Could learning how to speak Chinese be easy?
Despite what you may have heard, Chinese is easier than most people think.
I'm totally tongue-tied when it comes to learning languages, yet somehow I managed to learn Chinese. Keep reading, and I'll explain how I did it...and how you can do it too. (One size does not fit all - so take these tips and adapt them to your personal learning style)
I thought that Chinese would be the most difficult language on the planet. I mean, instead of 26 letters you have tens of thousands of crazy hieroglyphic symbols. And when you hear people speak Chinese, it doesn't sound anything like English, French, Italian or Spanish.
It sounds like Ching Chang Chong gibberish!
I'm going to let you in on a secret. Speaking Chinese is way easier than writing it. I'm telling you, it's one of the easiest languages to learn.
Do you realize how BIG of an advantage you have over someone who speaks fluent Chinese and THEN tries to learn to speak English? English has got to be one of the trickiest languages to learn - and you already know it!
Why is Chinese easy? It's logical. The structure is simple, straightforward, and way more predictable than English. And it's flexible.
And what's more - there are NO verb tenses! You don't need to think about how to speak in the past or future tense. Don't bother memorizing tables of verb conjugations.
Does that explain why native Chinese speakers don't use verb tenses when they start to speak English? Absolutely!
"Me yesterday night eat Chinese food" is grammatically correct when translated back into Chinese.
Chinese IS easy!
I'm not a linguistically gifted person:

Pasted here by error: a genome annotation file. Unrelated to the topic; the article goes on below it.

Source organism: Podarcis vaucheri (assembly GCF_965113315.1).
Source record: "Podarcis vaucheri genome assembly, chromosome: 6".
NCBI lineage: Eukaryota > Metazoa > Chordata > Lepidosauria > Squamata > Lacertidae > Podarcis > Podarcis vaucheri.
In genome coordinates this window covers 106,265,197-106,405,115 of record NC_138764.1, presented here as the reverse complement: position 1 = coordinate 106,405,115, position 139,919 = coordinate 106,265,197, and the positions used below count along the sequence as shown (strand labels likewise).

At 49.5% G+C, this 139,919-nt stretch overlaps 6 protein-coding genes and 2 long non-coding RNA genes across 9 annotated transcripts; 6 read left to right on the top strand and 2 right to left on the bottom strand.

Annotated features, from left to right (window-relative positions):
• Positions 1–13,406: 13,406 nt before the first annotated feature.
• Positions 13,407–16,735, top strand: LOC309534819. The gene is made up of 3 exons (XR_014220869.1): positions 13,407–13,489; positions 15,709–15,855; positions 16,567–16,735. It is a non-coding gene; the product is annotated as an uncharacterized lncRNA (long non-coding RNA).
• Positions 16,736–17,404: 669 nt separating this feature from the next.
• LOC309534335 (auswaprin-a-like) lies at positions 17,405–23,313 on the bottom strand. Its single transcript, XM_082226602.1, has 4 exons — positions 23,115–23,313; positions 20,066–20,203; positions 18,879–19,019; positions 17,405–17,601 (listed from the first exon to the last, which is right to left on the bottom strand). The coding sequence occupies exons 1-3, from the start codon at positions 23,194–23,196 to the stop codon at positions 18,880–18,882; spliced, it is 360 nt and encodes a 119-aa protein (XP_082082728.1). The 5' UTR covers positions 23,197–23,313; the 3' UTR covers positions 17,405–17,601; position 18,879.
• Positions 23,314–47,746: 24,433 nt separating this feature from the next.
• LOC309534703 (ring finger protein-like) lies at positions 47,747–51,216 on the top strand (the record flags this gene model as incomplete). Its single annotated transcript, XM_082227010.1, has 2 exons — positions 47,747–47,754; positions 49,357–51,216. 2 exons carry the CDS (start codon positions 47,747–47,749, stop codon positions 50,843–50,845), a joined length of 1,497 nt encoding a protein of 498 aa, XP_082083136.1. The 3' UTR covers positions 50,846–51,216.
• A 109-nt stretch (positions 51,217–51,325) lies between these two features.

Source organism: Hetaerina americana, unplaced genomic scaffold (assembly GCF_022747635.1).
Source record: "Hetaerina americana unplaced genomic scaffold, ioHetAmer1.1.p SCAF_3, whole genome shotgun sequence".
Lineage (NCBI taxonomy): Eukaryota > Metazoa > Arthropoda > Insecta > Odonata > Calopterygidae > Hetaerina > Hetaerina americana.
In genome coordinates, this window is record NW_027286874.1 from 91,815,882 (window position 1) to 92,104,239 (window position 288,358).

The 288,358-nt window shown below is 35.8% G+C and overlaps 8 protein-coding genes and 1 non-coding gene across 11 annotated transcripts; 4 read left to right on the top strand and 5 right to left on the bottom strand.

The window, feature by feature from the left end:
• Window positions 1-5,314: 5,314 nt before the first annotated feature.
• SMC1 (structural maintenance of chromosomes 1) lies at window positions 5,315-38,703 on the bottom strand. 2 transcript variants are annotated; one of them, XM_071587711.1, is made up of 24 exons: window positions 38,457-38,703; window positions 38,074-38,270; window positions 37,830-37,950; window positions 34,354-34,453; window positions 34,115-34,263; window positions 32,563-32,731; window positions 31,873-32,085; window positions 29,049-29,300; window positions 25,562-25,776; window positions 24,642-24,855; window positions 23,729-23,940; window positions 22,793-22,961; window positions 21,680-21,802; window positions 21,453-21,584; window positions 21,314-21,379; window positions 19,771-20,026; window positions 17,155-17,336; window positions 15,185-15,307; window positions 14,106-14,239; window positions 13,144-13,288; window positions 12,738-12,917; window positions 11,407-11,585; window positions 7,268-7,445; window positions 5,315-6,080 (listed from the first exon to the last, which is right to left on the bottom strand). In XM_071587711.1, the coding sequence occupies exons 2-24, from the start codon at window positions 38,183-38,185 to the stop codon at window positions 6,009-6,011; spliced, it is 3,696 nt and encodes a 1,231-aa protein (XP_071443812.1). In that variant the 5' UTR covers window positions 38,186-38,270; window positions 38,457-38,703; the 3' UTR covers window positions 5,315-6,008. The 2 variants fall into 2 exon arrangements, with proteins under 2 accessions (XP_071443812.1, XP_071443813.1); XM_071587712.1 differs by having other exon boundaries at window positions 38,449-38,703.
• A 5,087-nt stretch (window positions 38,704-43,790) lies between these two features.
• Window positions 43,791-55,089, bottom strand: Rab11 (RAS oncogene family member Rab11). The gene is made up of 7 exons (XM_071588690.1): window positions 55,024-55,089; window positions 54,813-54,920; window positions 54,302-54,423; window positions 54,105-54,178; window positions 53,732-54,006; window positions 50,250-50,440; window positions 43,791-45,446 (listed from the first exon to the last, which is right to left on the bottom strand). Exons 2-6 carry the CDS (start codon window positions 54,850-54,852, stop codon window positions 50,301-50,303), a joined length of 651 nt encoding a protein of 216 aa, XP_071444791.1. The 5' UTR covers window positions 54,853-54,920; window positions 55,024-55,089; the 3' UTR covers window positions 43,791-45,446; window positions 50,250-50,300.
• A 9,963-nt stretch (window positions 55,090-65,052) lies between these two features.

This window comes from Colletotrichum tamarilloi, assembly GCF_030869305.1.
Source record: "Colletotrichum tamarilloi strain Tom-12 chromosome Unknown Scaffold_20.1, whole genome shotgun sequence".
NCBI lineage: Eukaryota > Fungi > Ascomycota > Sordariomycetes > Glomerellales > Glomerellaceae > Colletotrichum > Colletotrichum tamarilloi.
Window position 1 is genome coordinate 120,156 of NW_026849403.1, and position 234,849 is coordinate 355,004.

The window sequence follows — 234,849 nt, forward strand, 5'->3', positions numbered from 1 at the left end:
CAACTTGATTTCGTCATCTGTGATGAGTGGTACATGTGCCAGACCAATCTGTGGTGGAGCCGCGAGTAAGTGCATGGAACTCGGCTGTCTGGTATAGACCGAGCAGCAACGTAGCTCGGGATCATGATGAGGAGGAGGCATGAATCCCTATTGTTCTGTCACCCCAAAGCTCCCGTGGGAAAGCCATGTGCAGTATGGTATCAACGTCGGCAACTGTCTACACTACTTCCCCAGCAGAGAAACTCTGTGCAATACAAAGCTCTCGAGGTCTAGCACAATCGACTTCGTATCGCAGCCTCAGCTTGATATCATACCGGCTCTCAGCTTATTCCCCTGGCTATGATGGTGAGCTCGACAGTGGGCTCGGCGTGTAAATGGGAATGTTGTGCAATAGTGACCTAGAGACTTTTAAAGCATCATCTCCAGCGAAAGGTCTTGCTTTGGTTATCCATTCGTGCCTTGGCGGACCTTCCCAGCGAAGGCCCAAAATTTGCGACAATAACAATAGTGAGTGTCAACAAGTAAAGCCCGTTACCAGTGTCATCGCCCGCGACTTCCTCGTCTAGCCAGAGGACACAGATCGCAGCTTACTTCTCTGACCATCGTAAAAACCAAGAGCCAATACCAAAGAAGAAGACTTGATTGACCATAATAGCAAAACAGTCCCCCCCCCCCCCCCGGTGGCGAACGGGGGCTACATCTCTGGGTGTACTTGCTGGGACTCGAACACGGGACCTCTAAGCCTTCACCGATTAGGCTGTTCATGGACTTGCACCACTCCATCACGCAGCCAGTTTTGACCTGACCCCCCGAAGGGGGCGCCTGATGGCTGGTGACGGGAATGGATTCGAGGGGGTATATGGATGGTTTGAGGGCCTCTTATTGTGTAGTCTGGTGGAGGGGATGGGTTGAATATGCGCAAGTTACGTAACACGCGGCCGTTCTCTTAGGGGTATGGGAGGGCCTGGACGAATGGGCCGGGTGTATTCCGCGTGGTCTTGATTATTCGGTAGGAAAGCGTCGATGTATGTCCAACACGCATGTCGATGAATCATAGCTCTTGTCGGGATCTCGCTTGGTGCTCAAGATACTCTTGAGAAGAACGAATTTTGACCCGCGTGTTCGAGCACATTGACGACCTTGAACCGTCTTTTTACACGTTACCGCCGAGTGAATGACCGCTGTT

Clearly I had a lot going against me. In fact, I was in China almost 6 months before I seriously considered learning the local language.Before I explain what worked for me, let me reveal some of the benefits of knowing how to speak Chinese. Especially if you have a Chinese girlfriend.
My friend lived in China for 8 years now, and he complained over dinner how tired he was in China. It took so much more effort for him to get anything done.
“But it's different for you - you can speak Chinese,” he said. I glanced across the table at my other friend, who married a Chinese woman a couple years ago.
He thinks he's too busy to learn a new language. All he can do now is keep pushing his bride to improve her English.
A nice side benefit is receiving compliments every time a Chinese person hears me speak for the first time.
My Chinese is not fluent. Most visitors to China can't speak ANY Chinese though (and that included me on my first visit). So Chinese people will be thrilled to hear you speaking the “home” language. They deeply appreciate your extra effort.
Truthfully, you don't want to do it exactly how I did. Because I tried a mishmash of audio programs, books, and websites. Plus I hired a private tutor. Only a couple of those methods were worthwhile.
So in the interest of giving you the most value, I'm going to skip right to the good stuff.
My 4 secrets to learn how to speak Chinese:
All I know is that this worked for me. And it worked so well that I can't just keep it to myself.
Especially when there are so many people out there who, just like me, never imagined they could speak Chinese. If I can do this, anyone can!
Are you one of those people who expects to learn how to speak Chinese by reading books? Honestly, that's how I started out learning too.
I would never learn how to speak Chinese by reading books.
I bought a pile of books on Chinese and plowed into them for a few weeks. Then I realized that I would never learn how to speak Chinese by reading books. I needed to get out there and talk.
Here's an example of what can happen when you try to learn Mandarin by reading phrasebooks.